Democracy Hypocrisy: Neglecting Nour
The administration talks a lot about its principled policy of democracy promotion.
Let’s look at the situation in Egypt. Ayman Nour is “one of only about three dozen opposition members in the 444-seat [Egyptian] Parliament.” Nour was “calling for changes in the Constitution that might allow, among other things, a direct challenge to President Hosni Mubarak if he runs for a fifth term to extend his 24-year rule” — certainly a step forward for Democracy in the region.
In Egypt, members of the parliament are generally immune from prosecution. On January 29, Nour “was called before Parliament and stripped of immunity on 30 minutes’ notice, with no chance to mount a defense.” Here is what happened next:
Nour was thrown into jail, in a textbook example of the way Washington’s Arab allies thwart hopes to expand freedom…They dragged him down the street, then put him in a police van in the middle of Cairo’s busiest square, apparently as an example to the public….Nour is now locked up for at least 45 days of interrogation, and has been refused bail. The charges? Alleged forgery of affidavits used to win legalization last year for his El Ghad (Tomorrow) Party. Fifty such papers were necessary. Nour received thousands, which have been in government hands for months.
What is the administration doing in response? Pressing forward with $1.795 billion in direct aid to the Egyptian Government.
Democracy Hypocrisy: Hitchens Fears Nexis, Not “Arab Street”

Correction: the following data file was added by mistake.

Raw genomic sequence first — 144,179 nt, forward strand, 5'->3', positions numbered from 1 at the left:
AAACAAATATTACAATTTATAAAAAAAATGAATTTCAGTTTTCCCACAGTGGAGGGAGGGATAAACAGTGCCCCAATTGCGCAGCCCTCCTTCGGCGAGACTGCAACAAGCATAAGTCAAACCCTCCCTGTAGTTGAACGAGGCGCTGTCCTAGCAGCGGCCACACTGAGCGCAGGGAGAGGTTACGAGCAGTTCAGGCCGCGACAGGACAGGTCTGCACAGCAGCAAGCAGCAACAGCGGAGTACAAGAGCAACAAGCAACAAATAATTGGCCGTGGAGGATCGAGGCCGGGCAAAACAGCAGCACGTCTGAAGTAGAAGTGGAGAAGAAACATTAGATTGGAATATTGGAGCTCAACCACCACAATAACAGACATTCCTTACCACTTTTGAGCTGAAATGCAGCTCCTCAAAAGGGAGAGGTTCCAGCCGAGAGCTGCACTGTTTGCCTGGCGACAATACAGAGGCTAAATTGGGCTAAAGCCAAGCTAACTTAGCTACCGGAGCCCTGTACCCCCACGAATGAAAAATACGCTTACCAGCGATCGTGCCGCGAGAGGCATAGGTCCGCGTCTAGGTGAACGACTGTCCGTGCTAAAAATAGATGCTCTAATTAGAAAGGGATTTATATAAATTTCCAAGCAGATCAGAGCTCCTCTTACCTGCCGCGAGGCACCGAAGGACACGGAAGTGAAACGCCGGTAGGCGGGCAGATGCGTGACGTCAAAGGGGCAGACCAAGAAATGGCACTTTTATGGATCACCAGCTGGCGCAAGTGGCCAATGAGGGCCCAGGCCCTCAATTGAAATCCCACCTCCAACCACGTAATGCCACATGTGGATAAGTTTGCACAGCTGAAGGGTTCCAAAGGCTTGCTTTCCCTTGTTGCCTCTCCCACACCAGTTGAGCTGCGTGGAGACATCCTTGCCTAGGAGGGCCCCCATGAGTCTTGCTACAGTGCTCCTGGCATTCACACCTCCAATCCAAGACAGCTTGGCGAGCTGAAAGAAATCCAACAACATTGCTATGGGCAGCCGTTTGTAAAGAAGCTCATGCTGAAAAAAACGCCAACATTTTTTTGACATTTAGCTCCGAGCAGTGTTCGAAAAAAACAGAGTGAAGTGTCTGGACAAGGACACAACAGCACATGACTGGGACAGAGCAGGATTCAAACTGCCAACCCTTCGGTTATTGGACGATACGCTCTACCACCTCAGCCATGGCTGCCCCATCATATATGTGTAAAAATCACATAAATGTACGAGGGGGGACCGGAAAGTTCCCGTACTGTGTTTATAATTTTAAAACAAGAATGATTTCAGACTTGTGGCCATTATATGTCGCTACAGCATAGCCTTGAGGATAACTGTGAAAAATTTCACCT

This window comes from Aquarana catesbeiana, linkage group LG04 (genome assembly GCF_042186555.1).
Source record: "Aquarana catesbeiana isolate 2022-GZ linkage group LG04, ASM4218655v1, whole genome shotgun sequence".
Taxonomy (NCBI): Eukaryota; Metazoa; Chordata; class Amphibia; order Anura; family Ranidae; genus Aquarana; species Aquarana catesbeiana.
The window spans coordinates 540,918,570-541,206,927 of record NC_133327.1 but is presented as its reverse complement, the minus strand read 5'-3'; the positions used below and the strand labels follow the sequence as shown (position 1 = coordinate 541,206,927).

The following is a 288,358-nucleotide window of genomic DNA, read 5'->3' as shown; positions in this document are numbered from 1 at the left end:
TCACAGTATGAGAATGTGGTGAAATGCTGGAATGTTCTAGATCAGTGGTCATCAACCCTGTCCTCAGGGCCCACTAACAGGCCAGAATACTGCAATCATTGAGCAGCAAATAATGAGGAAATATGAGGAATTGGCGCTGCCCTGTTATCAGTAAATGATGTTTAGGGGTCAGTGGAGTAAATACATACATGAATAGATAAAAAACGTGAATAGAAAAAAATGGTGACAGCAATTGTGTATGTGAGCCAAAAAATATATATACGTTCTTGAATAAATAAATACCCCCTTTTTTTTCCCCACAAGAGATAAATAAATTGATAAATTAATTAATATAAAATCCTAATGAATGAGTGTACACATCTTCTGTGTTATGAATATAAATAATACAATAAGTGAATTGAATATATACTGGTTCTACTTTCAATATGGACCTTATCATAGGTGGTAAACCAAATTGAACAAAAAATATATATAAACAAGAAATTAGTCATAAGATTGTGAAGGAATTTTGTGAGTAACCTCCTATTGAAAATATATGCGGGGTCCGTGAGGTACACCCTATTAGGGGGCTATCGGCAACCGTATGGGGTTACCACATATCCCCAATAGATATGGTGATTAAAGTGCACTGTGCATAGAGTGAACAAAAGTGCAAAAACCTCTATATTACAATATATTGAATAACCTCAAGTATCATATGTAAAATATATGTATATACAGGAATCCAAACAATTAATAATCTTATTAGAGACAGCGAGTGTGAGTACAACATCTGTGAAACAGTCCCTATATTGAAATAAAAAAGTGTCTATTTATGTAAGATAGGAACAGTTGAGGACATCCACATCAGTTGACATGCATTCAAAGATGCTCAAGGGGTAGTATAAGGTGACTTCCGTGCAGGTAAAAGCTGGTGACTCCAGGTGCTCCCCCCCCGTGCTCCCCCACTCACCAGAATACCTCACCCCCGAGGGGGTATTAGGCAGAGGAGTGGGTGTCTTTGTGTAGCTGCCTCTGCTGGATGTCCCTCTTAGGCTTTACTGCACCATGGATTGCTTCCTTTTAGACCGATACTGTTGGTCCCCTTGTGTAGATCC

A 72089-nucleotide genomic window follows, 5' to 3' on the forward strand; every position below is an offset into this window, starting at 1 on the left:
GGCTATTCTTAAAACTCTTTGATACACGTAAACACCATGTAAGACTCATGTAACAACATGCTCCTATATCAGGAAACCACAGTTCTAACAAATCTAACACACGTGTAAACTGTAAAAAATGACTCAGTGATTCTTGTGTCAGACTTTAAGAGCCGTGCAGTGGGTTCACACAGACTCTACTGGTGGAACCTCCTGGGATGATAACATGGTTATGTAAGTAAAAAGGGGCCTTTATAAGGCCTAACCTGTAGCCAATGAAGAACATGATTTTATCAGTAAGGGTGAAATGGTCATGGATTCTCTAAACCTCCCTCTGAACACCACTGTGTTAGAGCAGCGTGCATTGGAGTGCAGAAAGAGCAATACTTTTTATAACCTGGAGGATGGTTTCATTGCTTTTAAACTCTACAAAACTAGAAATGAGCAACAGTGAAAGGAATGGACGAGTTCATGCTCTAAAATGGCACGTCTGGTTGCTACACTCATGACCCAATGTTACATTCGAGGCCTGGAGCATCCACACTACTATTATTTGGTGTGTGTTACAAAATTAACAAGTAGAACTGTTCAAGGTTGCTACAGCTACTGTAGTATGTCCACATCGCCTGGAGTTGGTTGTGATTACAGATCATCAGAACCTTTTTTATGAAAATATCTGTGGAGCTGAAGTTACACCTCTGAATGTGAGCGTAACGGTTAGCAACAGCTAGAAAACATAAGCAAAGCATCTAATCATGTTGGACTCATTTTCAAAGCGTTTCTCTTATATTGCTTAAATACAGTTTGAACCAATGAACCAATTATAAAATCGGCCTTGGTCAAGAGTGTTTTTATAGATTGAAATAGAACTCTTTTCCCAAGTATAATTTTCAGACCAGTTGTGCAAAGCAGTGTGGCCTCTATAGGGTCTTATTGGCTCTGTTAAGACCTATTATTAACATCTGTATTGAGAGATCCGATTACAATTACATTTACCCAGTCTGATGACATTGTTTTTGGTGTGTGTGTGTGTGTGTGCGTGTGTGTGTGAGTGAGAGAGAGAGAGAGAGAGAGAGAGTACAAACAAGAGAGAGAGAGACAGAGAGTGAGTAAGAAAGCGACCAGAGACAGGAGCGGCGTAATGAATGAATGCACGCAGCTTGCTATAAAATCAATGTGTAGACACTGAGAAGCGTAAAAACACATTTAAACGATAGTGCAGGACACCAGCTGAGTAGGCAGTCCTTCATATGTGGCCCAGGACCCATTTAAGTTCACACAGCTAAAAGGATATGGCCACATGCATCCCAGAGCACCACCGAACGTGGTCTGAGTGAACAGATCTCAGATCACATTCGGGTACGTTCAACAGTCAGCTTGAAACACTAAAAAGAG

Christopher Hitchens jumps on the Democracy in the Middle East bandwagon this morning with a doggedly unresearched opinion column on Slate entitled, “The Arab Street: A Vanquished ClichÃ©.”
The point of Hitchens’s article is that President Bush’s heroic quest for Democracy in Iraq has eliminated the idea of the “Arab Street,” as it is traditionally understood - that is, an element in the Arab world that is widely and sometimes violently opposed to Western foreign policy.
“The return of politics to Iraq has had many blissful secondary consequences,” writes Hitchens, “one of them apparently minor but nonetheless, I think, important. When was the last time you heard some glib pundit employing the phrase ‘The Arab Street’? I haven’t actually done a Nexis search on this, but my strong impression is that the term has been, without any formal interment, laid to rest.”
You know, it’s important we have writers like Hitchens around to challenge journalistic norms. For instance, who needs a searchable press archive when you’re writing an article about the disappearance of a specific phrase from…the press?